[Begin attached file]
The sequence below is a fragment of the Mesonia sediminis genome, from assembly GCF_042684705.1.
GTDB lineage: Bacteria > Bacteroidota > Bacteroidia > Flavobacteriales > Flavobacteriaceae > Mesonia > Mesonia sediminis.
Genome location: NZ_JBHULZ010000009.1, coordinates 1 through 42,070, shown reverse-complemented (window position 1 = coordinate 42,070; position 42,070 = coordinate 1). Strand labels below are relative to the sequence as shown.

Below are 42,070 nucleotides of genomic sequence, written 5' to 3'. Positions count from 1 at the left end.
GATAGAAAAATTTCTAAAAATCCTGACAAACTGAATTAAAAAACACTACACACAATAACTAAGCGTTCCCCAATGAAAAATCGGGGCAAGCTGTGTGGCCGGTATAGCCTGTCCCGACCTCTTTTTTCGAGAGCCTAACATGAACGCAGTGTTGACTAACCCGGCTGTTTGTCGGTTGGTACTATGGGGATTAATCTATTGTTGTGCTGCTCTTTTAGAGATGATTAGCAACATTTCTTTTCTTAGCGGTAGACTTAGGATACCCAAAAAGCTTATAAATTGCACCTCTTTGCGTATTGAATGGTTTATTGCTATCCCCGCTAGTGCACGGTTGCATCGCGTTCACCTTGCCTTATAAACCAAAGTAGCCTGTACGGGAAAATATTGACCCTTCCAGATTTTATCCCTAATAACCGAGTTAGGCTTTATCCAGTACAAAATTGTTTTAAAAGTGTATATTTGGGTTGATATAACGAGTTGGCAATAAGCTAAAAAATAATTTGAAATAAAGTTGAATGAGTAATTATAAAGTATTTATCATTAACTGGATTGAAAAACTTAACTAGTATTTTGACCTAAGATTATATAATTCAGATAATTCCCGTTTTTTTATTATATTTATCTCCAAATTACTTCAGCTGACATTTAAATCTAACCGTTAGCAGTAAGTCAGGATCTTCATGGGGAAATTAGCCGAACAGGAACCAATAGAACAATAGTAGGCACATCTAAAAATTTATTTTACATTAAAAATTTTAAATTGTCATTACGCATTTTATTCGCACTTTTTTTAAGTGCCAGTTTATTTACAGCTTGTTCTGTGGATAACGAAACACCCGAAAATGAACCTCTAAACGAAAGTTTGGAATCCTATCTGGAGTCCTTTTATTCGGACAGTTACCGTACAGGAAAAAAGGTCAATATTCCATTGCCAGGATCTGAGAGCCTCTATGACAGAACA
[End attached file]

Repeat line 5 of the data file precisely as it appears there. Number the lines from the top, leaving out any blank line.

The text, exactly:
GATAGAAAAATTTCTAAAAATCCTGACAAACTGAATTAAAAAACACTACACACAATAACTAAGCGTTCCCCAATGAAAAATCGGGGCAAGCTGTGTGGCCGGTATAGCCTGTCCCGACCTCTTTTTTCGAGAGCCTAACATGAACGCAGTGTTGACTAACCCGGCTGTTTGTCGGTTGGTACTATGGGGATTAATCTATTGTTGTGCTGCTCTTTTAGAGATGATTAGCAACATTTCTTTTCTTAGCGGTAGACTTAGGATACCCAAAAAGCTTATAAATTGCACCTCTTTGCGTATTGAATGGTTTATTGCTATCCCCGCTAGTGCACGGTTGCATCGCGTTCACCTTGCCTTATAAACCAAAGTAGCCTGTACGGGAAAATATTGACCCTTCCAGATTTTATCCCTAATAACCGAGTTAGGCTTTATCCAGTACAAAATTGTTTTAAAAGTGTATATTTGGGTTGATATAACGAGTTGGCAATAAGCTAAAAAATAATTTGAAATAAAGTTGAATGAGTAATTATAAAGTATTTATCATTAACTGGATTGAAAAACTTAACTAGTATTTTGACCTAAGATTATATAATTCAGATAATTCCCGTTTTTTTATTATATTTATCTCCAAATTACTTCAGCTGACATTTAAATCTAACCGTTAGCAGTAAGTCAGGATCTTCATGGGGAAATTAGCCGAACAGGAACCAATAGAACAATAGTAGGCACATCTAAAAATTTATTTTACATTAAAAATTTTAAATTGTCATTACGCATTTTATTCGCACTTTTTTTAAGTGCCAGTTTATTTACAGCTTGTTCTGTGGATAACGAAACACCCGAAAATGAACCTCTAAACGAAAGTTTGGAATCCTATCTGGAGTCCTTTTATTCGGACAGTTACCGTACAGGAAAAAAGGTCAATATTCCATTGCCAGGATCTGAGAGCCTCTATGACAGAACA